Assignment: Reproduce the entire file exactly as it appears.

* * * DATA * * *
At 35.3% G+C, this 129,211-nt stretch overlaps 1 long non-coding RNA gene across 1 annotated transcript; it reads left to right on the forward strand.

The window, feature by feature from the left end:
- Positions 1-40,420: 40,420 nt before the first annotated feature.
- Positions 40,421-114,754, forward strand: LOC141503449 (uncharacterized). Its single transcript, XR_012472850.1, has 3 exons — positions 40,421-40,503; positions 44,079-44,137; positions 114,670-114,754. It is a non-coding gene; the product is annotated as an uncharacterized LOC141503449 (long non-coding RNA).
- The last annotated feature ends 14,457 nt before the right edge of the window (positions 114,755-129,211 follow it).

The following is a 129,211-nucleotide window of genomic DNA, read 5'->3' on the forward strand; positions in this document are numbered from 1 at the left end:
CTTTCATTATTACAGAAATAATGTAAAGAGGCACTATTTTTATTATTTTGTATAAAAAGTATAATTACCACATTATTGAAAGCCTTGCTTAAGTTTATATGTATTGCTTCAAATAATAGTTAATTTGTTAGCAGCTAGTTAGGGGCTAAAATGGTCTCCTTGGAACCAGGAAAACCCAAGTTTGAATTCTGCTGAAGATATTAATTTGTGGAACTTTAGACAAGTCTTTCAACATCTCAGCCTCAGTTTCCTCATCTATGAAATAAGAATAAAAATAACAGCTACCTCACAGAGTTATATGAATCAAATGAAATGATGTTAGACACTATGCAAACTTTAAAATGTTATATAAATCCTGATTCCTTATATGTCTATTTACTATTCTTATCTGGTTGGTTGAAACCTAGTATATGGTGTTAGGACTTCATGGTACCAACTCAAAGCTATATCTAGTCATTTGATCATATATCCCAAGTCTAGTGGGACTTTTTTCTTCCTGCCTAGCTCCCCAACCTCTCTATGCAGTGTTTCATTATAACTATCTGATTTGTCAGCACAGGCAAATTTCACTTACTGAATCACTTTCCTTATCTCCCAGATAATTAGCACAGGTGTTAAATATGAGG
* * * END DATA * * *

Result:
At 35.3% G+C, this 129,211-nt stretch overlaps 1 long non-coding RNA gene across 1 annotated transcript; it reads left to right on the forward strand.

The window, feature by feature from the left end:
- Positions 1-40,420: 40,420 nt before the first annotated feature.
- Positions 40,421-114,754, forward strand: LOC141503449 (uncharacterized). Its single transcript, XR_012472850.1, has 3 exons — positions 40,421-40,503; positions 44,079-44,137; positions 114,670-114,754. It is a non-coding gene; the product is annotated as an uncharacterized LOC141503449 (long non-coding RNA).
- The last annotated feature ends 14,457 nt before the right edge of the window (positions 114,755-129,211 follow it).

The following is a 129,211-nucleotide window of genomic DNA, read 5'->3' on the forward strand; positions in this document are numbered from 1 at the left end:
CTTTCATTATTACAGAAATAATGTAAAGAGGCACTATTTTTATTATTTTGTATAAAAAGTATAATTACCACATTATTGAAAGCCTTGCTTAAGTTTATATGTATTGCTTCAAATAATAGTTAATTTGTTAGCAGCTAGTTAGGGGCTAAAATGGTCTCCTTGGAACCAGGAAAACCCAAGTTTGAATTCTGCTGAAGATATTAATTTGTGGAACTTTAGACAAGTCTTTCAACATCTCAGCCTCAGTTTCCTCATCTATGAAATAAGAATAAAAATAACAGCTACCTCACAGAGTTATATGAATCAAATGAAATGATGTTAGACACTATGCAAACTTTAAAATGTTATATAAATCCTGATTCCTTATATGTCTATTTACTATTCTTATCTGGTTGGTTGAAACCTAGTATATGGTGTTAGGACTTCATGGTACCAACTCAAAGCTATATCTAGTCATTTGATCATATATCCCAAGTCTAGTGGGACTTTTTTCTTCCTGCCTAGCTCCCCAACCTCTCTATGCAGTGTTTCATTATAACTATCTGATTTGTCAGCACAGGCAAATTTCACTTACTGAATCACTTTCCTTATCTCCCAGATAATTAGCACAGGTGTTAAATATGAGG